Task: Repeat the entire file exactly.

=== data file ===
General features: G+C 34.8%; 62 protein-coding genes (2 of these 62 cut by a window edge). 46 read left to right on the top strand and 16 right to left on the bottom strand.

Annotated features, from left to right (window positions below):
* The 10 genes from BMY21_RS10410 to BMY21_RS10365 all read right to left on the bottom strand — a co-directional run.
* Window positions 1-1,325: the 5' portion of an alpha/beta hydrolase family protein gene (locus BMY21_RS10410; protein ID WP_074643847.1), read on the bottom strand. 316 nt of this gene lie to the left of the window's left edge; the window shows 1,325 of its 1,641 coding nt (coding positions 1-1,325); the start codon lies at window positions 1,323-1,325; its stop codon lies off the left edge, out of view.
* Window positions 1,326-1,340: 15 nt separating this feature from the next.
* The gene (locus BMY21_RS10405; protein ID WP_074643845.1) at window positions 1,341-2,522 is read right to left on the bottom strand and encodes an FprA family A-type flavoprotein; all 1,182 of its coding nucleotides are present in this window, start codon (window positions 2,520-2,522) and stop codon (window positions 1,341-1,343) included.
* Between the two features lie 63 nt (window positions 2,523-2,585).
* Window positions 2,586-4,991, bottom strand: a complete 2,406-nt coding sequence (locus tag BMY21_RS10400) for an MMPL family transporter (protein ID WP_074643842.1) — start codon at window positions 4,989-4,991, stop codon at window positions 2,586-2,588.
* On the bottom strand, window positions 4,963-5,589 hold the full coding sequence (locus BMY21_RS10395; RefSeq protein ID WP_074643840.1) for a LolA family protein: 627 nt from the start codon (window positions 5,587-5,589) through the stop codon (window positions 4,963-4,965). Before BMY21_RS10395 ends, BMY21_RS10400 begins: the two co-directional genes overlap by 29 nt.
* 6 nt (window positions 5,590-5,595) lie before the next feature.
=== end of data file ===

General features: G+C 34.8%; 62 protein-coding genes (2 of these 62 cut by a window edge). 46 read left to right on the top strand and 16 right to left on the bottom strand.

Annotated features, from left to right (window positions below):
* The 10 genes from BMY21_RS10410 to BMY21_RS10365 all read right to left on the bottom strand — a co-directional run.
* Window positions 1-1,325: the 5' portion of an alpha/beta hydrolase family protein gene (locus BMY21_RS10410; protein ID WP_074643847.1), read on the bottom strand. 316 nt of this gene lie to the left of the window's left edge; the window shows 1,325 of its 1,641 coding nt (coding positions 1-1,325); the start codon lies at window positions 1,323-1,325; its stop codon lies off the left edge, out of view.
* Window positions 1,326-1,340: 15 nt separating this feature from the next.
* The gene (locus BMY21_RS10405; protein ID WP_074643845.1) at window positions 1,341-2,522 is read right to left on the bottom strand and encodes an FprA family A-type flavoprotein; all 1,182 of its coding nucleotides are present in this window, start codon (window positions 2,520-2,522) and stop codon (window positions 1,341-1,343) included.
* Between the two features lie 63 nt (window positions 2,523-2,585).
* Window positions 2,586-4,991, bottom strand: a complete 2,406-nt coding sequence (locus tag BMY21_RS10400) for an MMPL family transporter (protein ID WP_074643842.1) — start codon at window positions 4,989-4,991, stop codon at window positions 2,586-2,588.
* On the bottom strand, window positions 4,963-5,589 hold the full coding sequence (locus BMY21_RS10395; RefSeq protein ID WP_074643840.1) for a LolA family protein: 627 nt from the start codon (window positions 5,587-5,589) through the stop codon (window positions 4,963-4,965). Before BMY21_RS10395 ends, BMY21_RS10400 begins: the two co-directional genes overlap by 29 nt.
* 6 nt (window positions 5,590-5,595) lie before the next feature.